Great article Mike, thanks, and what a neat little function SetSplit is! I have added it to my toolkit (and given you and SQLServerCentral the credit), but added a second parameter for the character to split the string with.
I had to sit down and figure out how it worked however...
I was wondering how you could number the result set sequentially, so that with you could select from the function to return the nth word in the result set. I don't think you can use an of the methods I would normally use, IDENTITY(), or count(*) and a GROUP BY
Thanks David. If you're on SQL 2005 it's a simple matter of converting the function to a CTE and adding a ROW_NUMBER() to it. I set it up that way initially but noticed some performance was lost. For SQL 2000 it's more complicated, and your best bet might be to change the UDF to a regular table-valued function and INSERT the results into a table variable with an IDENTITY column. Again, you'll lose performance that way, but depending on your situation it might be worth it.
Below is an example on SQL 2005 using a CTE and the ROW_NUMBER() function. Note that I don't have a SQL 2005 installation handy, so I wasn't able to test this before posting. There may be a syntax error or two in it, but you get the idea.
CREATE FUNCTION dbo.fnSetSplit (@String VARCHAR(8000))RETURNS TABLEASRETURN ( WITH Splitter(Num, String) AS ( SELECT Num, SUBSTRING(@String, CASE Num WHEN 1 THEN 1 ELSE Num + 1 END, CASE CHARINDEX(',', @String, Num + 1) WHEN 0 THEN LEN(@String) - Num + 1 ELSE CHARINDEX(',', @String, Num + 1) - Num - CASE WHEN Num > 1 THEN 1 ELSE 0 END END ) AS String FROM dbo.Numbers WHERE Num <= LEN(@String) AND (SUBSTRING(@String, Num, 1) = ',' OR Num = 1) ) SELECT ROW_NUMBER() OVER (ORDER BY Num) AS Num, String FROM Splitter)
In addition to the benefits of a NUMBERS table shown by Micahel, the ability to intentionally generate a Cartisian product is anoter use of the table. I'm referring to a Cartesion product where you want X number of rows not to perform some function but to get X number of rows of data that would otherwise require X number of UNION statements. In our company we provide custom reporting for clients. On a few occassions I have seen some of our 'SQL Knowledge Limited' report writers create code that contains several queries UNION'd together because they need to generate a specific number of records from a query that would normally generate just 1 record. I don't recall the specifics, only that I improved the query's performance greatly by using a NUMBERS table approach to generate the X number of copies of a record that the prior UNION version was doing.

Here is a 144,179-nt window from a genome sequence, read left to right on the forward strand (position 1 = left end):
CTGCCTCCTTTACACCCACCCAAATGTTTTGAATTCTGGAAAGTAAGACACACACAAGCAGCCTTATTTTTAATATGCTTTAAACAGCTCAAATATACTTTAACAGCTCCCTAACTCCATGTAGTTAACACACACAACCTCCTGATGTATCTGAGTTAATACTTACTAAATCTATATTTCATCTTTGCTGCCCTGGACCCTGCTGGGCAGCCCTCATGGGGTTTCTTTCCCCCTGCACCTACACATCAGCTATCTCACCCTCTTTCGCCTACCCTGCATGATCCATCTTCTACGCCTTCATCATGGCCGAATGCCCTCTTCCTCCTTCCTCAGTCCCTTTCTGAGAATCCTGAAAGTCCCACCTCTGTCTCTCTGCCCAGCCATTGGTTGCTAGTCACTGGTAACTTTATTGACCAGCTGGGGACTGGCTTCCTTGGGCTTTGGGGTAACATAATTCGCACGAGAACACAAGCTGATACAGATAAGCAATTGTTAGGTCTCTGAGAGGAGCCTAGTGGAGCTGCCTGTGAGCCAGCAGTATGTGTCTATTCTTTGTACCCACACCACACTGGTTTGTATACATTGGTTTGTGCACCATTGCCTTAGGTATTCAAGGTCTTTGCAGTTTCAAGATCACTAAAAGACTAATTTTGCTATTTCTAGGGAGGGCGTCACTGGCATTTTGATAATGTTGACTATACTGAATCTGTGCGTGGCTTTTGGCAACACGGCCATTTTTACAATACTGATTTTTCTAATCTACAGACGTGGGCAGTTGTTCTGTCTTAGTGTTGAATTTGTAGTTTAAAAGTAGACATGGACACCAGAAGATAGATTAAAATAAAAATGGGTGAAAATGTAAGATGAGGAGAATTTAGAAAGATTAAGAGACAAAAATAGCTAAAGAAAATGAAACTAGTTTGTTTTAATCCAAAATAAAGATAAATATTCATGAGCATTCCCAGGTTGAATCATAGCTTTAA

On a similiar note a DATE table is another wonderful utility table that works similiar to a NUMBERS table. I have a utility table I call DATELOOKUP that conatins 1 row for every date (MM/DD/YYYY) between a range of years that covers any time frame that a client would need to report on for now and for the next 10 years. Each row has many columns, each column containing a piece of info specific to the date. For example in our business it's important to use the first day of a month specified by the user. Without the date table, a combination of Date functions (like DateAdd) have to be used to get the first day of whatever MM/DD/YYYY a user enters as criteria. WIth the DATELOOK table I can join the data in DATELOOKUP to the date the user specifies and return the column from that record that contains the first day of said Month/Year. IN fact the code for generating and using the DATELOOKUP table is on the SQLServerCentral site within sample scripts.
Excellent article and information!
Thanks for sharing!
You might want to have a look at
Which shows how this sort of thing can be done in v2005.
Must admit I never create a permanent table like this but always create it on the fly - either as a derived table or table variable.
Celko definitely knows what he's doing and he writes good books. I think people just get rubbed the wrong way by some of his responses on the newsgroups... but that's neither here nor there...
Aaron Bertrand has some excellent articles on using an Auxiliary Calendar Table over at ASPFAQ: http://www.aspfaq.com/show.asp?id=2519. I highly recommend using a date-based calendar table similar to the one he describes, because of the flexibility. You can use a calendar table like his to mark off regional holidays, easily calculate working days in a time period, etc. While you could probably do the same type of thing with a numbers table, it won't be as easy or as intuitive.
For Nigel: I prefer to use a single permanent numbers table. You eliminate the cost of re-creating it over and over (can become pretty substantial if you're re-creating it a lot and inserting a lot of numbers into it) and you can get a potential performance boost by using WITH SCHEMABINDING with UDF's that reference your permanent numbers table.
What a useful trick, and definitely something I'll need to remember.
However, I think the function has a bug. When I put through either of the following...
SELECT * FROM dbo.fnSetSplit(',C,,,E')SELECT * FROM dbo.fnSetSplit(',,C,,,E')
...I get odd results before 'C'. Instead, I knocked up the below with some adjustments:
i) the Numbers table starts from 0, not 1ii) accepts a variable delimiter, including one of variable length;iii) returns a row number so that you can choose the nth value.iv) use "like" for comparisons as SQL Server can do funny things comparing spaces
It does have a "quirk", however. If the delimiter is a multiple of the same character you can get odd results. Whether this is an error or not I think depends on the expected usage.
SELECT * FROM dbo.fnSetSplitSV(',,C,,,E',',') -- picks up the "missing" ASELECT * FROM dbo.fnSetSplitSV(' TA fred TA mary TA albert',' TA ') -- variable delimiterSELECT * FROM dbo.fnSetSplitSV(',,,C,,,E',',,') -- multiple delimiter with "quirk"